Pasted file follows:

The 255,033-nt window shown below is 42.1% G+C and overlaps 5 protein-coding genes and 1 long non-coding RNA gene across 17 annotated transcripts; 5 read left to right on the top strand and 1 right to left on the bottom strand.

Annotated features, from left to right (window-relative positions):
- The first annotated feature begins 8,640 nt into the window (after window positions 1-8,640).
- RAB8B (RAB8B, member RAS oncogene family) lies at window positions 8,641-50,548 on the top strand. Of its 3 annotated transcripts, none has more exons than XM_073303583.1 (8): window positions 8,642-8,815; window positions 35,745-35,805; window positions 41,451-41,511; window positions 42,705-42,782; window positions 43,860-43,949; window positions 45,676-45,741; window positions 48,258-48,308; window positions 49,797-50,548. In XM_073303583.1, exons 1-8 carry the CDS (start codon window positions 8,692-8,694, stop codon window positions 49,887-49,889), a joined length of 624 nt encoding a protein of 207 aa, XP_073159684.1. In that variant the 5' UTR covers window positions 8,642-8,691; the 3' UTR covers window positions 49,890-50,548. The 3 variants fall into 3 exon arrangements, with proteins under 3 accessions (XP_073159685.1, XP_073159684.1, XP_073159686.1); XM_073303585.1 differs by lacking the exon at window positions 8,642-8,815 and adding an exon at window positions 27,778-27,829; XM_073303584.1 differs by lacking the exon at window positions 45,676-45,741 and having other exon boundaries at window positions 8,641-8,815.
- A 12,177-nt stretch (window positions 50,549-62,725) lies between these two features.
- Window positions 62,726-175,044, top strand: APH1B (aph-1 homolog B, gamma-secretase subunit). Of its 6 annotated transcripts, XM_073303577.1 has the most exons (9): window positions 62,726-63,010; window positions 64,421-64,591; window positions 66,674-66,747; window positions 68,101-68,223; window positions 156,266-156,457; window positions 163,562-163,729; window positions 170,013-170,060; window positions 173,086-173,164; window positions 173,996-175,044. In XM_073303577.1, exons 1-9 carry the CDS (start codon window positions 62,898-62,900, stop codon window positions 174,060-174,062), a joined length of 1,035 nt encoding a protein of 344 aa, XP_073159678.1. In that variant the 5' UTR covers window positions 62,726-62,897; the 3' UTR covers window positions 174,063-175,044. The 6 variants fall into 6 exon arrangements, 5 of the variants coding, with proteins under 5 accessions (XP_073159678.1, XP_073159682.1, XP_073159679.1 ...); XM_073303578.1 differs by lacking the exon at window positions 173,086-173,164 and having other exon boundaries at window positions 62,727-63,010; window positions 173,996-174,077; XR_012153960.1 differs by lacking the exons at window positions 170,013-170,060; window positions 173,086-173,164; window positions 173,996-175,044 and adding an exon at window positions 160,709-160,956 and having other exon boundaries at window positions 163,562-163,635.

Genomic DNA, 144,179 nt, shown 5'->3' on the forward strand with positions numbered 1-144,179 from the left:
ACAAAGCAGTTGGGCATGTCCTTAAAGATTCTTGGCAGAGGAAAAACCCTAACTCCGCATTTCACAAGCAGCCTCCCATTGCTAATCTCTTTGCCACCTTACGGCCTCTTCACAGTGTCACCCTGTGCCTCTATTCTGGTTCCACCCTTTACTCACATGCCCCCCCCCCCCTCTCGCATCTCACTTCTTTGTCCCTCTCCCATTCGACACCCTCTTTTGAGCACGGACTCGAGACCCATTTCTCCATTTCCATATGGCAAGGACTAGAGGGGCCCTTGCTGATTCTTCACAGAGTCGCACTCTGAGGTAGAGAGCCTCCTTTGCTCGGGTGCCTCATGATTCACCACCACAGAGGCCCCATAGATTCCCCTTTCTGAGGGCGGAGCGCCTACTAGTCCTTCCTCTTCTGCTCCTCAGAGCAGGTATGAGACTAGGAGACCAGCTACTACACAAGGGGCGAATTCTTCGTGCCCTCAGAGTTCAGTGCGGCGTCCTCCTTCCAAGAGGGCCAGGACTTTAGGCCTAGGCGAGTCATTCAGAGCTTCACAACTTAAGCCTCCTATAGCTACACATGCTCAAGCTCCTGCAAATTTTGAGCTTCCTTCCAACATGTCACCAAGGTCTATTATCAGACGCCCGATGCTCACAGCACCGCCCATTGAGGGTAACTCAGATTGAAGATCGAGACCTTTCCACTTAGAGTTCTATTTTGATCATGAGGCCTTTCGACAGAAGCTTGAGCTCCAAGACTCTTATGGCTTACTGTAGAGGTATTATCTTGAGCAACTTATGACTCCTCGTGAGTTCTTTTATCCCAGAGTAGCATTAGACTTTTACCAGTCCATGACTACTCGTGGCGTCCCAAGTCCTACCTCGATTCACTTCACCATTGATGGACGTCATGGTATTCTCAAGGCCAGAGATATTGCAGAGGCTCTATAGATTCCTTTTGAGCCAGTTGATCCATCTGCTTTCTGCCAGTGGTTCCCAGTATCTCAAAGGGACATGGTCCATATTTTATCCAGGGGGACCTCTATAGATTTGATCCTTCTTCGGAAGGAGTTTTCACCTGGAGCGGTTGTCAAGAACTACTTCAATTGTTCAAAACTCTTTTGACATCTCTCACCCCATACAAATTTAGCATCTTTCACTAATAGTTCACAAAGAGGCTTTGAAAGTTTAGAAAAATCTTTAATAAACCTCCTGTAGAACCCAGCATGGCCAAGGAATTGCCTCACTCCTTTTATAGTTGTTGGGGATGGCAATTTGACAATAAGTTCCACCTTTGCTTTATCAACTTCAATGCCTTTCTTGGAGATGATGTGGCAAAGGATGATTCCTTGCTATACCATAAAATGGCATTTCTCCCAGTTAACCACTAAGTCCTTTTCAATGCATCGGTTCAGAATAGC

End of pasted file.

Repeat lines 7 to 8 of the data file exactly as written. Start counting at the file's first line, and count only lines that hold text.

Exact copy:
Genomic DNA, 144,179 nt, shown 5'->3' on the forward strand with positions numbered 1-144,179 from the left:
ACAAAGCAGTTGGGCATGTCCTTAAAGATTCTTGGCAGAGGAAAAACCCTAACTCCGCATTTCACAAGCAGCCTCCCATTGCTAATCTCTTTGCCACCTTACGGCCTCTTCACAGTGTCACCCTGTGCCTCTATTCTGGTTCCACCCTTTACTCACATGCCCCCCCCCCCCTCTCGCATCTCACTTCTTTGTCCCTCTCCCATTCGACACCCTCTTTTGAGCACGGACTCGAGACCCATTTCTCCATTTCCATATGGCAAGGACTAGAGGGGCCCTTGCTGATTCTTCACAGAGTCGCACTCTGAGGTAGAGAGCCTCCTTTGCTCGGGTGCCTCATGATTCACCACCACAGAGGCCCCATAGATTCCCCTTTCTGAGGGCGGAGCGCCTACTAGTCCTTCCTCTTCTGCTCCTCAGAGCAGGTATGAGACTAGGAGACCAGCTACTACACAAGGGGCGAATTCTTCGTGCCCTCAGAGTTCAGTGCGGCGTCCTCCTTCCAAGAGGGCCAGGACTTTAGGCCTAGGCGAGTCATTCAGAGCTTCACAACTTAAGCCTCCTATAGCTACACATGCTCAAGCTCCTGCAAATTTTGAGCTTCCTTCCAACATGTCACCAAGGTCTATTATCAGACGCCCGATGCTCACAGCACCGCCCATTGAGGGTAACTCAGATTGAAGATCGAGACCTTTCCACTTAGAGTTCTATTTTGATCATGAGGCCTTTCGACAGAAGCTTGAGCTCCAAGACTCTTATGGCTTACTGTAGAGGTATTATCTTGAGCAACTTATGACTCCTCGTGAGTTCTTTTATCCCAGAGTAGCATTAGACTTTTACCAGTCCATGACTACTCGTGGCGTCCCAAGTCCTACCTCGATTCACTTCACCATTGATGGACGTCATGGTATTCTCAAGGCCAGAGATATTGCAGAGGCTCTATAGATTCCTTTTGAGCCAGTTGATCCATCTGCTTTCTGCCAGTGGTTCCCAGTATCTCAAAGGGACATGGTCCATATTTTATCCAGGGGGACCTCTATAGATTTGATCCTTCTTCGGAAGGAGTTTTCACCTGGAGCGGTTGTCAAGAACTACTTCAATTGTTCAAAACTCTTTTGACATCTCTCACCCCATACAAATTTAGCATCTTTCACTAATAGTTCACAAAGAGGCTTTGAAAGTTTAGAAAAATCTTTAATAAACCTCCTGTAGAACCCAGCATGGCCAAGGAATTGCCTCACTCCTTTTATAGTTGTTGGGGATGGCAATTTGACAATAAGTTCCACCTTTGCTTTATCAACTTCAATGCCTTTCTTGGAGATGATGTGGCAAAGGATGATTCCTTGCTATACCATAAAATGGCATTTCTCCCAGTTAACCACTAAGTCCTTTTCAATGCATCGGTTCAGAATAGC